Since starting this model I could not comprehend where the engine exhausts were on the vehicle. On the M4 Sherman tanks the exhaust was directed out the rear of the engine compartment. With the rear gun compartment and fold down spade and steps of the M12 and M30, this was not feasible. Within the UM M12 and M30 kits on sprue H there were two parts that looked just like flared exhaust pipes. Finally, buried in Step-6 of the UM instructions I discovered directions to assemble exhausts coming out of the port and starboard sides of the lower hull using parts 9F & 16H. There are no indicator markings on the lower hull sides to show where the exhaust outlet is exactly supposed to be, so we have to do it by eye, between the 2nd and 3rd VVSS bodies (see photo above).
A long triangular, sword-like part (parts 7H) hangs down and mounts on both of the upper hull sides (see Step 16 of the instructions). These parts are included in the UM and the ESCI M12 kits, and M30 kit, but when I assembled the kit I had no clue what purpose these little wedges serve. A good reference photo or two, and help from Rob Haelterman, showed that this part supported a rectangular steel brace that went from the part to the front of the last VVSS bogie assembly. This brace apparently helped absorb stress on the bogie when the big 155mm gun fired. I find it strange that this brace was built into the M30 when the M30 could not mount a gun. UM's rendition of this part does not look long enough; it does not hang down far enough.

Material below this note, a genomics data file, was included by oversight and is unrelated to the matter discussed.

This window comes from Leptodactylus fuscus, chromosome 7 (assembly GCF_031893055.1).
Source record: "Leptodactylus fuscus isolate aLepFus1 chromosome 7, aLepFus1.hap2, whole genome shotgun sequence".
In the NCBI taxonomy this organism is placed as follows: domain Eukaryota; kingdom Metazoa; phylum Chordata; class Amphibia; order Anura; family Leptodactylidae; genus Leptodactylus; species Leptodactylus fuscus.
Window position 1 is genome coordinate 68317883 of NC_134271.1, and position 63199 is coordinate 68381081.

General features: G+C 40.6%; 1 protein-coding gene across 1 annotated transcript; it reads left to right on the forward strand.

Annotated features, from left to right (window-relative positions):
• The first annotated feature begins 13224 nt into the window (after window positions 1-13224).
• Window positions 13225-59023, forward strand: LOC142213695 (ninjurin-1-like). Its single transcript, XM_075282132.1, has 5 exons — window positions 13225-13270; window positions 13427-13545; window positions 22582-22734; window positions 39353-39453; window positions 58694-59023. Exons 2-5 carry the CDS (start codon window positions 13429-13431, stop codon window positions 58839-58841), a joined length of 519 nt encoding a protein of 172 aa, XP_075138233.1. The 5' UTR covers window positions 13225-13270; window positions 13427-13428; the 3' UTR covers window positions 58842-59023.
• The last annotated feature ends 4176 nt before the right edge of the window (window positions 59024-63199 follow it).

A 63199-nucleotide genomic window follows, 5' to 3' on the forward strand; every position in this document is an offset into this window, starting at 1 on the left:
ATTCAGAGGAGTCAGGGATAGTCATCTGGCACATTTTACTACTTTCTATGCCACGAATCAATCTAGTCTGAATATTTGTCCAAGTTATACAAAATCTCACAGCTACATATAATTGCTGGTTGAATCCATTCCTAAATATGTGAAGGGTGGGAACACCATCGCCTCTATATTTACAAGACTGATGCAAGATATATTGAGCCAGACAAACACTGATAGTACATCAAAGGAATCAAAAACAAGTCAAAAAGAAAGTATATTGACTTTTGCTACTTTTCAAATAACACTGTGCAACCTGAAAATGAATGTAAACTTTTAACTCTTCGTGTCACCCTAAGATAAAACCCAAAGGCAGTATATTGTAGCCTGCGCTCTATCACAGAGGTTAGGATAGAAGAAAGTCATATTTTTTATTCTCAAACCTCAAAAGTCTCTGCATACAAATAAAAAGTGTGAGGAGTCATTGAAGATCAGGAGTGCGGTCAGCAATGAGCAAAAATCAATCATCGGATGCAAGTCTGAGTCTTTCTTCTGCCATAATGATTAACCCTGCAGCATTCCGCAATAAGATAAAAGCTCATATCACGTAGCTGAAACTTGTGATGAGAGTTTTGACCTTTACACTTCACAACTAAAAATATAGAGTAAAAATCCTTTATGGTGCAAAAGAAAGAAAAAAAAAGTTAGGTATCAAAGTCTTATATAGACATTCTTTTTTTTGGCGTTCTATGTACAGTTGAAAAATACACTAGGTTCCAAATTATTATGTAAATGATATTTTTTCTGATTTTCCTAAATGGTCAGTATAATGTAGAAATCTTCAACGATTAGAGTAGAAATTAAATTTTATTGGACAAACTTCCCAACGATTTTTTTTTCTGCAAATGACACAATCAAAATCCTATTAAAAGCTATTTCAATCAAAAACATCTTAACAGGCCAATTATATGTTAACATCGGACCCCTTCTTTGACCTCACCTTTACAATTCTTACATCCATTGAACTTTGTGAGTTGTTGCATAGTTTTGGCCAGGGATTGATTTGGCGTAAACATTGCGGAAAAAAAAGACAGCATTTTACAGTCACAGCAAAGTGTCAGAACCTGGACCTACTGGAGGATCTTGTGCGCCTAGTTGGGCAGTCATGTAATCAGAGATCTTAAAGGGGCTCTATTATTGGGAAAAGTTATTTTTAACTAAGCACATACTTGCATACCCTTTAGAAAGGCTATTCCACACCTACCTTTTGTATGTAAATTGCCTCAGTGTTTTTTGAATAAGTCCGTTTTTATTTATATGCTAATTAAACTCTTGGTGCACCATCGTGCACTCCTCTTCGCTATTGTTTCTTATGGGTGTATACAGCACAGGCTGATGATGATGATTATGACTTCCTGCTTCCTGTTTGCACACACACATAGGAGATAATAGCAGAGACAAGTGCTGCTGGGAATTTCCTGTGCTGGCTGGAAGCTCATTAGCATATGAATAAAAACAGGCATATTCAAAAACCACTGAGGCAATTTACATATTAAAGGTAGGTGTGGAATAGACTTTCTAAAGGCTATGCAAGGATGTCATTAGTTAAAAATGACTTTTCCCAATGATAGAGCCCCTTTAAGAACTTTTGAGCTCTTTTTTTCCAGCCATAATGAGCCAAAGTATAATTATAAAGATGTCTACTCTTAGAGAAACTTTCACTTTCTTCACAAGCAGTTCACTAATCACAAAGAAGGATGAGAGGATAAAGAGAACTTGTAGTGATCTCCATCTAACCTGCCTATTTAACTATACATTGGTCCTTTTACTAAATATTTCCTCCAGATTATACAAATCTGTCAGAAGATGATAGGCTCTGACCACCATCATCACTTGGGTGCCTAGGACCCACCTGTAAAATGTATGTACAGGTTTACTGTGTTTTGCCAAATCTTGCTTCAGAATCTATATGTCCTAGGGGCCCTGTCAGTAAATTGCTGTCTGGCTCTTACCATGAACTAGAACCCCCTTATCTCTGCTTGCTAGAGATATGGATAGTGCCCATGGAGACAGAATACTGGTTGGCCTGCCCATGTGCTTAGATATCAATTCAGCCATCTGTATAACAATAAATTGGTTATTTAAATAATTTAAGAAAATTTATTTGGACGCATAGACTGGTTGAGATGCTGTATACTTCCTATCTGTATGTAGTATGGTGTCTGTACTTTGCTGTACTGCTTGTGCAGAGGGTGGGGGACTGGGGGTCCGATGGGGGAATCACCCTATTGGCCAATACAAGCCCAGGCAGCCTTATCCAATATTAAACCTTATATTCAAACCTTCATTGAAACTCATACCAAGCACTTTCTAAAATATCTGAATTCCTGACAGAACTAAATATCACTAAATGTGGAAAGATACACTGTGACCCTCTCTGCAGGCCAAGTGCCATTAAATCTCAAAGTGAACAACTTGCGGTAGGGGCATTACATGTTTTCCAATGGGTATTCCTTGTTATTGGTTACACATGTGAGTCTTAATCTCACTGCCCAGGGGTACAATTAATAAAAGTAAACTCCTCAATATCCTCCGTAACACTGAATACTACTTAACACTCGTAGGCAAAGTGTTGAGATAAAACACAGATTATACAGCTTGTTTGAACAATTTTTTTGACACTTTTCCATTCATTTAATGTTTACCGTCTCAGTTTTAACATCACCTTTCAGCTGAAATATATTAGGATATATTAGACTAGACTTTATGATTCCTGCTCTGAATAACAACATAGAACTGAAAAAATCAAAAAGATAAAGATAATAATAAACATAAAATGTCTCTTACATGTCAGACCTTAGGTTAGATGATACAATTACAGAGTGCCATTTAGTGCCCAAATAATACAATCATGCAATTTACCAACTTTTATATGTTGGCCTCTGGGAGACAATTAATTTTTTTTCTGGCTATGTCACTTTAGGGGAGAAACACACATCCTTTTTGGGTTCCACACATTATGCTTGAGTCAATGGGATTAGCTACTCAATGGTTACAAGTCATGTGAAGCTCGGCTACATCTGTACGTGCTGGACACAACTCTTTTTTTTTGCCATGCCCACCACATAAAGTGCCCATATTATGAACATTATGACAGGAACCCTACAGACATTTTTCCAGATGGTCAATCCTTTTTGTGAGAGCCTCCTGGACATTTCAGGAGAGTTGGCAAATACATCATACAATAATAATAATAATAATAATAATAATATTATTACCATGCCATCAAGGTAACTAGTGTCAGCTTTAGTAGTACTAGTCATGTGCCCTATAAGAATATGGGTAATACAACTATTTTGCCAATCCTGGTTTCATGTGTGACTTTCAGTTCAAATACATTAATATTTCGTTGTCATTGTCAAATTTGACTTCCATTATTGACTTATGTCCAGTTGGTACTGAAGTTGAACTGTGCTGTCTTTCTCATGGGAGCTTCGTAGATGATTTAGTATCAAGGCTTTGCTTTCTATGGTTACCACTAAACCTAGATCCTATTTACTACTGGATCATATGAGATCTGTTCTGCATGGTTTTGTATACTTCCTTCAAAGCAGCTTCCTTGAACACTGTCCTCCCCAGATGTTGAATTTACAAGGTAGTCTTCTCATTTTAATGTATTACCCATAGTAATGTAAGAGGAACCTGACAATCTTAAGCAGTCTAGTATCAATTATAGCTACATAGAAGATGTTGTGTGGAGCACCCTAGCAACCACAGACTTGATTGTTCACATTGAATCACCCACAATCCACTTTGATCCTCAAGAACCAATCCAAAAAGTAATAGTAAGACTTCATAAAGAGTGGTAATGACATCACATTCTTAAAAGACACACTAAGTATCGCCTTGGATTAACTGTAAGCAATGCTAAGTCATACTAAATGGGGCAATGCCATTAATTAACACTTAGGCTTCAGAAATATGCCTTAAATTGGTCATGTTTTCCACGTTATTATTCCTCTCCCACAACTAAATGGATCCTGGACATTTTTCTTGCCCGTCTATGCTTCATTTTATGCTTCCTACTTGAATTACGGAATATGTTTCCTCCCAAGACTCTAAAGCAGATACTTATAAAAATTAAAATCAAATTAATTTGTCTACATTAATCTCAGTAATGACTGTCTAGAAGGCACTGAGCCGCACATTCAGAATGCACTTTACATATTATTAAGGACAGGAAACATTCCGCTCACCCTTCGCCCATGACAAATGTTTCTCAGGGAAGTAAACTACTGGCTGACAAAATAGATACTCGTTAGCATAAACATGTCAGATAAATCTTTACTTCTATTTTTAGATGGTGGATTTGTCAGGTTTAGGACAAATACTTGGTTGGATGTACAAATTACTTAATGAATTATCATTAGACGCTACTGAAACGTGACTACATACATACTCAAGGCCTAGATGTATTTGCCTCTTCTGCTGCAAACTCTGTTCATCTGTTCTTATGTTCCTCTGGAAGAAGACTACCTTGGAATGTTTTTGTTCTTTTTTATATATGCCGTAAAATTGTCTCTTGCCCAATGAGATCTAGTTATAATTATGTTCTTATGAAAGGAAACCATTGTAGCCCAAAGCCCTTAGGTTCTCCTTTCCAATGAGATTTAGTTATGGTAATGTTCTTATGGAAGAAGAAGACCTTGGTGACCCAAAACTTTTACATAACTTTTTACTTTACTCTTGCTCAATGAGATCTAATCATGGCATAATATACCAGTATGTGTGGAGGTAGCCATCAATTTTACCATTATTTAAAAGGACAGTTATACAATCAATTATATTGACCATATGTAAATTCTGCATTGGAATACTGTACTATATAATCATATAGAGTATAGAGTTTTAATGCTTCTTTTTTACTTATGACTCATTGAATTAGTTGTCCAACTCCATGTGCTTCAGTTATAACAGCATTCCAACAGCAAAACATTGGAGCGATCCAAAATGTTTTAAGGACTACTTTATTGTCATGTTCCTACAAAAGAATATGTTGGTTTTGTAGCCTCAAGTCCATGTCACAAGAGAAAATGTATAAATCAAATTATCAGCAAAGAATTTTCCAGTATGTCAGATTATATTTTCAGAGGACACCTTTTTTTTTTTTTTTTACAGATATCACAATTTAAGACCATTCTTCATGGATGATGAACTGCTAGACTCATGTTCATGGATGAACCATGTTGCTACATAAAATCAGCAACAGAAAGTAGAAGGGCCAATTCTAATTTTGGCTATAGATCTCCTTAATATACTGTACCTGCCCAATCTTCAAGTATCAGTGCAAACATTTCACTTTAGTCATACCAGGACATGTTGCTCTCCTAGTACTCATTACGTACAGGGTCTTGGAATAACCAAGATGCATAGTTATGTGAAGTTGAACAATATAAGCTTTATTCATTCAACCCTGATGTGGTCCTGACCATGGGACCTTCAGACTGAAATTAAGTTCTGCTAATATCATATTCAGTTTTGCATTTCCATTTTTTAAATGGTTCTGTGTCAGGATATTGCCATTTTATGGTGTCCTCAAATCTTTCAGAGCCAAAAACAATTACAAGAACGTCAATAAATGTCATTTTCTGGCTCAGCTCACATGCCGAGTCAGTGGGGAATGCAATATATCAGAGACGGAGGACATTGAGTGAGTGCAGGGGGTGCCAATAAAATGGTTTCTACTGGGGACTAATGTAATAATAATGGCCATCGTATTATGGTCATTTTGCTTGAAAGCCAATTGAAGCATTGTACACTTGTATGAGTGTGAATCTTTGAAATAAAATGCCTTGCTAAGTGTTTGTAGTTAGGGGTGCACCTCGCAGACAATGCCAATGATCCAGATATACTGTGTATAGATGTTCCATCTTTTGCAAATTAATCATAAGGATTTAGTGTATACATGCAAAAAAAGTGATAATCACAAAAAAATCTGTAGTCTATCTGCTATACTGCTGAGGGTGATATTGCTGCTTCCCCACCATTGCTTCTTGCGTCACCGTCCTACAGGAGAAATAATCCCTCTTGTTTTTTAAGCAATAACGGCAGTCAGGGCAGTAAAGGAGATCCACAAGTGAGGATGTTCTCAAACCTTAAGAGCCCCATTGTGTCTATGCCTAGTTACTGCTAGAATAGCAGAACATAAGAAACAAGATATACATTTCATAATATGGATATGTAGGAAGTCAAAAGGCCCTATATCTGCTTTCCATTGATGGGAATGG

The UM 50-calibre AA machine gun (parts 31B, 76B, et al) is decent but could use some detailing. Rather than do the detailing I chose to just cover it in a simulated tarp like for a vehicle in transit. The storage boxes on the portside mudguard have some lids made from styrene sheet and latches simulated from copper wire.
The engine intake screens, etched parts 1F and 3F, look more realistic than ESCI's approach of molding in the screen pattern, but be careful not to clog the tiny holes with glue and paint.